Weblog Commenting and Trackback by HaloScan.com The Barnyard: I really like the guy

Monday, June 20, 2005

I really like the guy

Voters animated by moral and religious values made a difference last election. So, it's not surprising that Democrats want to attract these voters.
It's merely amusing.
The Washington Post reported last October that John Kerry was "evolving" from someone "reluctant to discuss faith in the public square into a Democratic preacher of sorts."
From church pulpits Kerry attacked Bush and religious conservatives, saying, I see a whole bunch of people who talk about faith, I see a whole bunch of people who put it out there, but I see an awful lot of deeds undone. . . .
Kerry preached, "The Scriptures say: 'It is not enough, my brother, to say you have faith, when there are no deeds.' We look at what is happening in America today and we say: Where are the deeds?"
But wait a second . . . what about Kerry's deeds? And what about others who claim moral authority as protectors of the poor?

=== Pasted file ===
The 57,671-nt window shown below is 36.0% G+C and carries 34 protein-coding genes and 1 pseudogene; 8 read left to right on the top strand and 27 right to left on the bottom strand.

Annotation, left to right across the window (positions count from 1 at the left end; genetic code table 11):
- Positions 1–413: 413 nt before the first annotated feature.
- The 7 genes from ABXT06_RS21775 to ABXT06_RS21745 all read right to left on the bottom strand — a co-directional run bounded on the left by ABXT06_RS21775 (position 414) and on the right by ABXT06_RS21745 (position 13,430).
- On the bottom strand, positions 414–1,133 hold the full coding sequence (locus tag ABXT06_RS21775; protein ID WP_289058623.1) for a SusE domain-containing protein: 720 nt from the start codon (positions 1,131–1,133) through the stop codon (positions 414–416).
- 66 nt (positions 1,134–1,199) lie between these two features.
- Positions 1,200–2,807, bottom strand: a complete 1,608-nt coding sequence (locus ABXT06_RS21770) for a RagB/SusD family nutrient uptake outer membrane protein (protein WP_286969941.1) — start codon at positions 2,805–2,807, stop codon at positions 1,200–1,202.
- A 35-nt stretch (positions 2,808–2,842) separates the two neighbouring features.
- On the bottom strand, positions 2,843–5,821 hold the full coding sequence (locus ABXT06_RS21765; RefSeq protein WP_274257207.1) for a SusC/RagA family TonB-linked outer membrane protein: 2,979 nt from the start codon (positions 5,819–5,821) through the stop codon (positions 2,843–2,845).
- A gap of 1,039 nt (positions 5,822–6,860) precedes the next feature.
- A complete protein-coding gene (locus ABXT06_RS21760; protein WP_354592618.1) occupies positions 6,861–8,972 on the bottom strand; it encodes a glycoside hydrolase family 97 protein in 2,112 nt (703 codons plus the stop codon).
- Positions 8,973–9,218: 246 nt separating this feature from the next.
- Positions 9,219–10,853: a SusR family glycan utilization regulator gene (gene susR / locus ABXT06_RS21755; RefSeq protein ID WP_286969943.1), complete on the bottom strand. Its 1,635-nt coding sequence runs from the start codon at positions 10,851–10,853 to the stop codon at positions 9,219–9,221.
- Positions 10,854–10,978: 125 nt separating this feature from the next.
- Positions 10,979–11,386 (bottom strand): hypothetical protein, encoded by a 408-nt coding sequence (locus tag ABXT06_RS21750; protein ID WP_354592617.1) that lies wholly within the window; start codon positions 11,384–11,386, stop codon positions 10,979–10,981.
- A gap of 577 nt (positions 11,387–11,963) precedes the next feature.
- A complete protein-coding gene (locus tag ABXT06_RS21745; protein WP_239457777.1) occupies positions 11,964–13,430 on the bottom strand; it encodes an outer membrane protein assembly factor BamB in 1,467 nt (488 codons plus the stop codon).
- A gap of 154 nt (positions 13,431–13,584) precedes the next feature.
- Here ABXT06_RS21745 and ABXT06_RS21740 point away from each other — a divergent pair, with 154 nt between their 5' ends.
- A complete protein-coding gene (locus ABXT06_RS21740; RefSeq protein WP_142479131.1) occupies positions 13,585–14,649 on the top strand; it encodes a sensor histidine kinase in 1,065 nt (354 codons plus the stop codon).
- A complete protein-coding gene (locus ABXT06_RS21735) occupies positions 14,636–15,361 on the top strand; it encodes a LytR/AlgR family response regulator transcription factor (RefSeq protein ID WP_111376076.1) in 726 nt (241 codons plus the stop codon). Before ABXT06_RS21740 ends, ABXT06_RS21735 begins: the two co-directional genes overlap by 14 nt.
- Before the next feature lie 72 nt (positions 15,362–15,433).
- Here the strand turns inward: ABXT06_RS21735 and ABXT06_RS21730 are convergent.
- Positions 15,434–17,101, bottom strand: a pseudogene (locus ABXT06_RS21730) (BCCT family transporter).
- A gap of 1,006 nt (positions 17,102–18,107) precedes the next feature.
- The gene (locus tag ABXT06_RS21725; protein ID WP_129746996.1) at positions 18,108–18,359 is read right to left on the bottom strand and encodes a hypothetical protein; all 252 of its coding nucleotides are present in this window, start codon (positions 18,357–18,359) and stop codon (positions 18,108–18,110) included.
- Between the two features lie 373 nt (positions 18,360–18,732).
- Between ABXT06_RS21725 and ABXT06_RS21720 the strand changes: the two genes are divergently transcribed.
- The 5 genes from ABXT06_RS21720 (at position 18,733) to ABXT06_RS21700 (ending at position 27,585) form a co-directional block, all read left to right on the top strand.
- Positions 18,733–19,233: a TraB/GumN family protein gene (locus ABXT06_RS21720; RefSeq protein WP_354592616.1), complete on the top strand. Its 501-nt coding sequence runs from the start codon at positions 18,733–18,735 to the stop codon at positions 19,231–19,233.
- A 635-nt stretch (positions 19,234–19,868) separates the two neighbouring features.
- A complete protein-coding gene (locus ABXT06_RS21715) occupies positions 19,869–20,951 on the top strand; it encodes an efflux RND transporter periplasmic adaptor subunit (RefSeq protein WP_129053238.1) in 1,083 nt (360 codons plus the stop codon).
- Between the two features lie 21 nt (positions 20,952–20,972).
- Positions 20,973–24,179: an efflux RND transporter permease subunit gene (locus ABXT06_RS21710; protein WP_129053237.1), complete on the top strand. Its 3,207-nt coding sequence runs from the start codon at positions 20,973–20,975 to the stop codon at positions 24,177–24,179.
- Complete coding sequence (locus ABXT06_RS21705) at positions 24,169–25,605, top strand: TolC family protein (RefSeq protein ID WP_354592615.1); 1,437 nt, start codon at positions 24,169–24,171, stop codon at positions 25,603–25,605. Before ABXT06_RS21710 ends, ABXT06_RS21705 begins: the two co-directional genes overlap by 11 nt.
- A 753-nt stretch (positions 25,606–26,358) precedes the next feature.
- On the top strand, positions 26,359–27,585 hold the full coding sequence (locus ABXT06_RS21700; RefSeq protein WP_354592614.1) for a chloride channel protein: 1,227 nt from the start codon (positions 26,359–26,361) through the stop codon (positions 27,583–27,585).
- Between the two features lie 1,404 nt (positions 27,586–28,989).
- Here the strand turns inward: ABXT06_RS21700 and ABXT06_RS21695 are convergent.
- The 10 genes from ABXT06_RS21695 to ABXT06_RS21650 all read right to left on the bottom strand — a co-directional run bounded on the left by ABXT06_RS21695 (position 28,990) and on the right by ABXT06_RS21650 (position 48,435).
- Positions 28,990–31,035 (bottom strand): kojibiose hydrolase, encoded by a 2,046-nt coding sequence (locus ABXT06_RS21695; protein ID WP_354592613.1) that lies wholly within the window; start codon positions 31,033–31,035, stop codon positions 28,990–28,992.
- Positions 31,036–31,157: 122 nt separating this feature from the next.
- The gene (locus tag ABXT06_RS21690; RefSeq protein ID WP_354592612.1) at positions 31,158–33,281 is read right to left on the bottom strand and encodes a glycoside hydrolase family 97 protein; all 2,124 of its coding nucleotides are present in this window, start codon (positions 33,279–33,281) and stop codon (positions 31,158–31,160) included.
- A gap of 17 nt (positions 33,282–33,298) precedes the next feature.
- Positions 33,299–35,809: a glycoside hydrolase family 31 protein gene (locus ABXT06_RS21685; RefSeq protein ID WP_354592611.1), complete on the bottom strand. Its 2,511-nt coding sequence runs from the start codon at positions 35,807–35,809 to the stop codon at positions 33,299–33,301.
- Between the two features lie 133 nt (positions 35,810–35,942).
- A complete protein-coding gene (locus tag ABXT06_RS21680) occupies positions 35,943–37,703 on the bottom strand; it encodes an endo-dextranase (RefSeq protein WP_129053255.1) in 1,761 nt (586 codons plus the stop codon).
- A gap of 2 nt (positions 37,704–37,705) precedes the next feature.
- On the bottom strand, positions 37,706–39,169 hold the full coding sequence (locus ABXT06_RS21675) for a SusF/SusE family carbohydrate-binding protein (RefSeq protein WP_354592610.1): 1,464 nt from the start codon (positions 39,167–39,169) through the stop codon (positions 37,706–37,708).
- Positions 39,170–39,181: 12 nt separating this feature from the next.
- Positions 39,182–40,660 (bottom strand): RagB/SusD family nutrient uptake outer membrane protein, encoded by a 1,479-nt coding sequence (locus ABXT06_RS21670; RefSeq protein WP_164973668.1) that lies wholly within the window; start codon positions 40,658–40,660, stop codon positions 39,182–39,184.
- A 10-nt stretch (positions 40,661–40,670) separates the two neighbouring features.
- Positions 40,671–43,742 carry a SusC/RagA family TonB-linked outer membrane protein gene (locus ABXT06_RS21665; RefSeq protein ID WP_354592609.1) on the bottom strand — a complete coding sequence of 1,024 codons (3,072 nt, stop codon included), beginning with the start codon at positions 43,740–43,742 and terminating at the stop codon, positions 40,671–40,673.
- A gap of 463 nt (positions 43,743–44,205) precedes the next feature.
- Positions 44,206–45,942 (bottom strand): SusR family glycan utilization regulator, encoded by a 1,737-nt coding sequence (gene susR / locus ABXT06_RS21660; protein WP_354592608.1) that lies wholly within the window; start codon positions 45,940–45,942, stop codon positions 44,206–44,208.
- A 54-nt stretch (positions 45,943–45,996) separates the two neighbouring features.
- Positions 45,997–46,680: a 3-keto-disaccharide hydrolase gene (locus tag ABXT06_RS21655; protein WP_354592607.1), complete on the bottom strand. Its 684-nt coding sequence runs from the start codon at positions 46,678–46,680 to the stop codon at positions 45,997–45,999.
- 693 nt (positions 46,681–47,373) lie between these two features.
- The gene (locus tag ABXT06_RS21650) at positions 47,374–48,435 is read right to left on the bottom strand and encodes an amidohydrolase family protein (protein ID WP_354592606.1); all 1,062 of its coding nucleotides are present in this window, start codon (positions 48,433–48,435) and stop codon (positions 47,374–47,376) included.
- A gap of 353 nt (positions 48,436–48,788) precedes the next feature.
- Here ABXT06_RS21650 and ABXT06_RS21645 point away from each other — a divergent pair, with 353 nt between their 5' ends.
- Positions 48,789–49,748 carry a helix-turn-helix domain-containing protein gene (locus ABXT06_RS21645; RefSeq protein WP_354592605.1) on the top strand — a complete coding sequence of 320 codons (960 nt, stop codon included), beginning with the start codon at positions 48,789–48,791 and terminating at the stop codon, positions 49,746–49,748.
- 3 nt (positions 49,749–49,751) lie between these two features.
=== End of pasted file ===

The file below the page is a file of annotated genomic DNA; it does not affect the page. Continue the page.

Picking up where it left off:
It's not charitable to condemn people for a lack of charity. But turnabout is fair play.
Columnist Jeff Jacoby reported in 1996 that during the previous six years "Kerry had given less than $5,000 to charity -- a minuscule seven-tenths of 1 percent of his gross income for the period."
Remember Al Gore? His 2000 tax return on an adjusted gross income of almost $200,000 listed charitable donations of $353
But these big-spending politicians think that the taxes you pay amount to their charity. That's why to Kerry and too many of his fellow Democrats, taxation is the highest moral value.
This is Common Sense. I'm Paul Jacob.

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